This is a huge problem with all the tech giants that needs to be addressed. I don't expect them to be perfect but I expect them to be open to communications on any level.
I also think Twitter is the Twitter today just because of the bots and fake accounts they have since those accounts were creating so much content and movement on the platform. I know people whose spending days by reading those fake accounts while they have no idea what's fake and what's real. So maybe -just may be- they may not want to get rid of all those fake accounts and bots.
And this isn't related at all to the bots and fake accounts (which I think is the bigger problem). But in the context of your argument, this is just non sequitur.
Thus any business decision isn't a problem? Whether it's their prerogative, it still a problem in tech.
> to ban content deemed unsafe
Like any links? Or even text itself? The only thing that makes JSFiddle "worst" is how easy it is, but even then almost anything else is just as easy. If there's money to be made too, unless you block everything that cost less than the money to be made, what you do won't stop it.
Why not just put that warning over EVERY single links and not block anything? Do a white list instead.
Thus any business decision isn't a problem?
Depends on your definition of "problem"... and thus your definition of who should care:
- legally (government): any business devising that comply with law are not a problem
- financially (investors): any decisions that increase profits are not a problem
- morally/ethically (users): any business decisions that you personally are okay with are not a problem.
Each of these has its own correction mechanism: persecution, lack of funding, customer outcry & abandonment.
In other words: there are ways to reverse bad decisions.
The only thing that makes JSFiddle "worst" is how easy it is
As pointed out in other comments, the problem is that anyone can anonymously create a malicious JSFiddle that runs undesired code. You could make a car that any website that similarly allows anonymous code execution should have that warning or be blocked. Most links, however, are better attributable. (Eg, require account creation).
I strongly disagree on that. The fact that you have an account behind it doesn't make it attributable at all. There's nearly no verification on 99% of the internet. Some studies consider that 9 to 15% of Twitter accounts are litteraly fake . TwitterAudit believe that 40-60% of Twitter accounts are fakes.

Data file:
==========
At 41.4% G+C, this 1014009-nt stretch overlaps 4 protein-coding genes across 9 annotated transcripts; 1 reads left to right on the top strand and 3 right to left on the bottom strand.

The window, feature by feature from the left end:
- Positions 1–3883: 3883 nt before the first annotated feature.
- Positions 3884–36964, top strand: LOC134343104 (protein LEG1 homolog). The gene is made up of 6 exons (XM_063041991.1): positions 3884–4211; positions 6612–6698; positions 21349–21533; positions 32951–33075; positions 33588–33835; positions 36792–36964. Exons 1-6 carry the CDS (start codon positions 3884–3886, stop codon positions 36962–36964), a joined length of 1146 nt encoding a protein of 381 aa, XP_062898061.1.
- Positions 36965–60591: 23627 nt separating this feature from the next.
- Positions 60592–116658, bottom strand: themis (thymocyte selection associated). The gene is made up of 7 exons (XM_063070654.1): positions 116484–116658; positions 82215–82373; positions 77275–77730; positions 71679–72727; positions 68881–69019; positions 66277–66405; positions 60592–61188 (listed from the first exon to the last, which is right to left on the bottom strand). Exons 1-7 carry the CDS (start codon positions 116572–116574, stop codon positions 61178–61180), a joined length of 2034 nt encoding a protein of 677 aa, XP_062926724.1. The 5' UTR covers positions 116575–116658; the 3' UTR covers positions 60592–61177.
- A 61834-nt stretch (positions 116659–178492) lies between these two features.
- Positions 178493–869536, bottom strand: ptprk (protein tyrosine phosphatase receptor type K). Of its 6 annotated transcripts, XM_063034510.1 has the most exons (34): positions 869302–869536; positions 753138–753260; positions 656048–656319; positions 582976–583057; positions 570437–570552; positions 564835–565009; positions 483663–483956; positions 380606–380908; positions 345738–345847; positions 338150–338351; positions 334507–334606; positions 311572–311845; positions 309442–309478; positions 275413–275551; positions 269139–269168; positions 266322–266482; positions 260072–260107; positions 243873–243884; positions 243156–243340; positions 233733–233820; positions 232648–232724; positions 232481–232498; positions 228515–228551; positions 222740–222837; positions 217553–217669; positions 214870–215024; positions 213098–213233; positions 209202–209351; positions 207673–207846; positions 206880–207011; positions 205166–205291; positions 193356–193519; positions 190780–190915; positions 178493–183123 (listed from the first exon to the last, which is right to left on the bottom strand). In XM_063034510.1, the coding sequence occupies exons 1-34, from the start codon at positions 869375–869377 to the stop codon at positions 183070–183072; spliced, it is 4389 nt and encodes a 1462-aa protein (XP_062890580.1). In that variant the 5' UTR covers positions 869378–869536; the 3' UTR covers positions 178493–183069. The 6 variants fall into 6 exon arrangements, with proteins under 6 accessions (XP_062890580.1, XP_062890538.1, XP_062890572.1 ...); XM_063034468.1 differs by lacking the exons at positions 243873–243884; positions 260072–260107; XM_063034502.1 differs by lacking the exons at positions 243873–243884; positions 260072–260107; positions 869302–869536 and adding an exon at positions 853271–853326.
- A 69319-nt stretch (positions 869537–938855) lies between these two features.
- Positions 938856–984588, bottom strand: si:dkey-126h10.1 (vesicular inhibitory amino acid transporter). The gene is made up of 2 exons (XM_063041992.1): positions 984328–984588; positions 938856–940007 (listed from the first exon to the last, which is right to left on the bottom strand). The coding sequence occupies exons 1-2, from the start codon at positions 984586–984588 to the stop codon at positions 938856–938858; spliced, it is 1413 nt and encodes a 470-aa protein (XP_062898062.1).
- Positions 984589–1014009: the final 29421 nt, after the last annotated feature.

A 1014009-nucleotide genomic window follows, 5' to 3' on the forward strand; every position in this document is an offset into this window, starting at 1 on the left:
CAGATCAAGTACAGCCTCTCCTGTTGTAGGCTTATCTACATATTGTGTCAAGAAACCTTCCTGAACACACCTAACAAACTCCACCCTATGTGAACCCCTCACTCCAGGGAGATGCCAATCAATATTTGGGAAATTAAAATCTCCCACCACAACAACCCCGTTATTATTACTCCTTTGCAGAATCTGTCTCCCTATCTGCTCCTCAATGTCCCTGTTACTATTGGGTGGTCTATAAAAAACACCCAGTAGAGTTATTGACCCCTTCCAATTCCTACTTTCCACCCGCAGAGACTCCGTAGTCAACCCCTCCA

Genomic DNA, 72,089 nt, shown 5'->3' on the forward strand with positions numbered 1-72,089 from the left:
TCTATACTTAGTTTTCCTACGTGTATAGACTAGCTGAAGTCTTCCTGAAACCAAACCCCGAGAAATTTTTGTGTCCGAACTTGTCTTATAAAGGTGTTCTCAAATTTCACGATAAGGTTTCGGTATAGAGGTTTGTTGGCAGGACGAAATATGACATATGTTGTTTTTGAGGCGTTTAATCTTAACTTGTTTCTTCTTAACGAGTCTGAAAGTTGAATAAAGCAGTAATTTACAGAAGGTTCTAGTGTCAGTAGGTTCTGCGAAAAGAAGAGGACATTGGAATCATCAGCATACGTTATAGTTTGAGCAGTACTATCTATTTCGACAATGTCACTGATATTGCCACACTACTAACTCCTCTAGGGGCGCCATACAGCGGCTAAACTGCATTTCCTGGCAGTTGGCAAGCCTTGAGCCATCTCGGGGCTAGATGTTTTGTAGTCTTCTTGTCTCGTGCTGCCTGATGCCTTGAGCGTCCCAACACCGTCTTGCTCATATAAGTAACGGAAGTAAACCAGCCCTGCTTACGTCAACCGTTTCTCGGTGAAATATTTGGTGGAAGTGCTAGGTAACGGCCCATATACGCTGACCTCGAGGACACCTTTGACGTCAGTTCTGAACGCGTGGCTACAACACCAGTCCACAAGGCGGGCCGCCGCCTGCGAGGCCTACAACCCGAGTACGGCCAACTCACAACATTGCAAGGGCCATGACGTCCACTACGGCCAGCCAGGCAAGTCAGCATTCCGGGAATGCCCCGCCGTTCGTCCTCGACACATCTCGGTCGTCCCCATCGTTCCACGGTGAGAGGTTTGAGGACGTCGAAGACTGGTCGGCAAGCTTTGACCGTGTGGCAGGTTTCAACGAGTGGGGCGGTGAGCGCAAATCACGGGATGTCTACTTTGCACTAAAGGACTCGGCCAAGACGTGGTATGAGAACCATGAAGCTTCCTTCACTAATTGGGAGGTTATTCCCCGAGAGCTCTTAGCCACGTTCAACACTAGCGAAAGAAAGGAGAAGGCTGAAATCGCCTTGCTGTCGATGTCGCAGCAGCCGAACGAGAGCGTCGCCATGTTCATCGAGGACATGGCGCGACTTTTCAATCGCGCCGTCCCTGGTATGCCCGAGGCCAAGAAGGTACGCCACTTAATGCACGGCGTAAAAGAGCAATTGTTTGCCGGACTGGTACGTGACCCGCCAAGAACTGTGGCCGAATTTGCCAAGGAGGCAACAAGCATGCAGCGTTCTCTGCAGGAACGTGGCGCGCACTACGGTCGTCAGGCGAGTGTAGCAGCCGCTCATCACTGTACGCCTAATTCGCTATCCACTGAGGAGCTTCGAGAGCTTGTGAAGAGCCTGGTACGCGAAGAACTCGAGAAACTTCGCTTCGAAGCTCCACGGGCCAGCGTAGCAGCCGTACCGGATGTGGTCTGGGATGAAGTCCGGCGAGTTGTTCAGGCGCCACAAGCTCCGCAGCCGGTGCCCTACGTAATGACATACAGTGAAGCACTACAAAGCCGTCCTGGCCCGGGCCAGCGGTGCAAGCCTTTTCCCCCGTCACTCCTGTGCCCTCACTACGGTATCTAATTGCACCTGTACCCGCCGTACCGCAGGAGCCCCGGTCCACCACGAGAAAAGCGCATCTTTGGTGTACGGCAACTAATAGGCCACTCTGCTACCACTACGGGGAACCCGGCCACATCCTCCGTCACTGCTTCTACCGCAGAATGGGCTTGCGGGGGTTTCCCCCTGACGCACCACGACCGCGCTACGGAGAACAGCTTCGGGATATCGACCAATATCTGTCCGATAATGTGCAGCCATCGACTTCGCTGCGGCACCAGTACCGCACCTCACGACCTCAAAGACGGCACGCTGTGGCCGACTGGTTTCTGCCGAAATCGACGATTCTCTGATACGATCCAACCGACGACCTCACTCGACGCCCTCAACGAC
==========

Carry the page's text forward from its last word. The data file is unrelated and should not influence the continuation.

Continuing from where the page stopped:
They aren't attributable to anyone except a username, which is worthless.
> You could make a car that any website that similarly allows anonymous code execution should have that warning or be blocked.
It was never about code execution but what they call "wallet code" which is what I did in another comment .
> Most links
You can easily register a domain anonymously. Most links are fine sure, most possible domains, aren't, which is my point. Show a warning (which they do on URL Shortener) instead of blocking a domain altogether on ALL links and use a white list (which would include MOST used domains) instead.
But if this was about getting people to click more ads, Twitter would be throwing enormous amounts of resources at it.
I mean, let's not pretend that this is an engineering problem.
That's not your point I think, but fake|bots accounts and subs are among the best things we got from twitter/reddit in my opinion.
Aside from the ones designed to be funny from the start, the nonsensical ones also blend perfectly with what we would call 'legit' users and serious posts/communities.
That's to a point where I find it really useful to purposefully inject fake and non sensical content in the timelines to get some daily critical training, but also an escape hatch for the mind when hitting some of the submissions that we think just can't be real.